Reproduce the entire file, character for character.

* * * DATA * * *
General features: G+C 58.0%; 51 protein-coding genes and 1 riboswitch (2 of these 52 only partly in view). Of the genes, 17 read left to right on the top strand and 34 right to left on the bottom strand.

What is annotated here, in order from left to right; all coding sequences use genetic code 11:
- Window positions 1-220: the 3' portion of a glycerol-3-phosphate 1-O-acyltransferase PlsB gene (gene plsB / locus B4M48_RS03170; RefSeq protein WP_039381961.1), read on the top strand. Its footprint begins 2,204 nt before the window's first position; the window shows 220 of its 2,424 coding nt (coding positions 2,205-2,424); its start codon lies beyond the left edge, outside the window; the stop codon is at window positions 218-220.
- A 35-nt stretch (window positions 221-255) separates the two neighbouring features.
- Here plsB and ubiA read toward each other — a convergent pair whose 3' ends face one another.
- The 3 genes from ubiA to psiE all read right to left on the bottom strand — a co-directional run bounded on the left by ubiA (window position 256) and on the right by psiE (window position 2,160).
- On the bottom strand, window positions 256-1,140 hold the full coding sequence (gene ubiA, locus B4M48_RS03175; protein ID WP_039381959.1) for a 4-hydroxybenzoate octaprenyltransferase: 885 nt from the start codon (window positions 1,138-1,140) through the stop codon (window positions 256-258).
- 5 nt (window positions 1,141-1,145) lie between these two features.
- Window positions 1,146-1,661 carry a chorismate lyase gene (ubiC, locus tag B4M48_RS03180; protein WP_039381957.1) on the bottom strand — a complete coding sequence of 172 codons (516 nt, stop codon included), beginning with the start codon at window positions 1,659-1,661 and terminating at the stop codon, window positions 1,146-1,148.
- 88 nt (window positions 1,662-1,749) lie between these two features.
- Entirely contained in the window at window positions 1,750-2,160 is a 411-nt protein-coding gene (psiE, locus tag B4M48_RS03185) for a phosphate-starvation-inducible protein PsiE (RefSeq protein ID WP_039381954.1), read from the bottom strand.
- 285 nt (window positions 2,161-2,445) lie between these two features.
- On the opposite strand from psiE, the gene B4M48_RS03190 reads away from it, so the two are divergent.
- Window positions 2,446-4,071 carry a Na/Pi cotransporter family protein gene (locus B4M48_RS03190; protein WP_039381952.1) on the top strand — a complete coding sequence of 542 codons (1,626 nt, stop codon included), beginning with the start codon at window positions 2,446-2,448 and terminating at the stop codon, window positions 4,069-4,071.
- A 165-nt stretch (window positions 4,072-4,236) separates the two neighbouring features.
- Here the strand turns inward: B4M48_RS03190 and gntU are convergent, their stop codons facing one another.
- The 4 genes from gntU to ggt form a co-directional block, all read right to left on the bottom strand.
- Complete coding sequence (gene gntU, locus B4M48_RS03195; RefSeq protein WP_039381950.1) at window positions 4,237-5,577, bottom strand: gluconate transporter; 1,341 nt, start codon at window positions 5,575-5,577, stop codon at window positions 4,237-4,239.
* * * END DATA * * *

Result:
General features: G+C 58.0%; 51 protein-coding genes and 1 riboswitch (2 of these 52 only partly in view). Of the genes, 17 read left to right on the top strand and 34 right to left on the bottom strand.

What is annotated here, in order from left to right; all coding sequences use genetic code 11:
- Window positions 1-220: the 3' portion of a glycerol-3-phosphate 1-O-acyltransferase PlsB gene (gene plsB / locus B4M48_RS03170; RefSeq protein WP_039381961.1), read on the top strand. Its footprint begins 2,204 nt before the window's first position; the window shows 220 of its 2,424 coding nt (coding positions 2,205-2,424); its start codon lies beyond the left edge, outside the window; the stop codon is at window positions 218-220.
- A 35-nt stretch (window positions 221-255) separates the two neighbouring features.
- Here plsB and ubiA read toward each other — a convergent pair whose 3' ends face one another.
- The 3 genes from ubiA to psiE all read right to left on the bottom strand — a co-directional run bounded on the left by ubiA (window position 256) and on the right by psiE (window position 2,160).
- On the bottom strand, window positions 256-1,140 hold the full coding sequence (gene ubiA, locus B4M48_RS03175; protein ID WP_039381959.1) for a 4-hydroxybenzoate octaprenyltransferase: 885 nt from the start codon (window positions 1,138-1,140) through the stop codon (window positions 256-258).
- 5 nt (window positions 1,141-1,145) lie between these two features.
- Window positions 1,146-1,661 carry a chorismate lyase gene (ubiC, locus tag B4M48_RS03180; protein WP_039381957.1) on the bottom strand — a complete coding sequence of 172 codons (516 nt, stop codon included), beginning with the start codon at window positions 1,659-1,661 and terminating at the stop codon, window positions 1,146-1,148.
- 88 nt (window positions 1,662-1,749) lie between these two features.
- Entirely contained in the window at window positions 1,750-2,160 is a 411-nt protein-coding gene (psiE, locus tag B4M48_RS03185) for a phosphate-starvation-inducible protein PsiE (RefSeq protein ID WP_039381954.1), read from the bottom strand.
- 285 nt (window positions 2,161-2,445) lie between these two features.
- On the opposite strand from psiE, the gene B4M48_RS03190 reads away from it, so the two are divergent.
- Window positions 2,446-4,071 carry a Na/Pi cotransporter family protein gene (locus B4M48_RS03190; protein WP_039381952.1) on the top strand — a complete coding sequence of 542 codons (1,626 nt, stop codon included), beginning with the start codon at window positions 2,446-2,448 and terminating at the stop codon, window positions 4,069-4,071.
- A 165-nt stretch (window positions 4,072-4,236) separates the two neighbouring features.
- Here the strand turns inward: B4M48_RS03190 and gntU are convergent, their stop codons facing one another.
- The 4 genes from gntU to ggt form a co-directional block, all read right to left on the bottom strand.
- Complete coding sequence (gene gntU, locus B4M48_RS03195; RefSeq protein WP_039381950.1) at window positions 4,237-5,577, bottom strand: gluconate transporter; 1,341 nt, start codon at window positions 5,575-5,577, stop codon at window positions 4,237-4,239.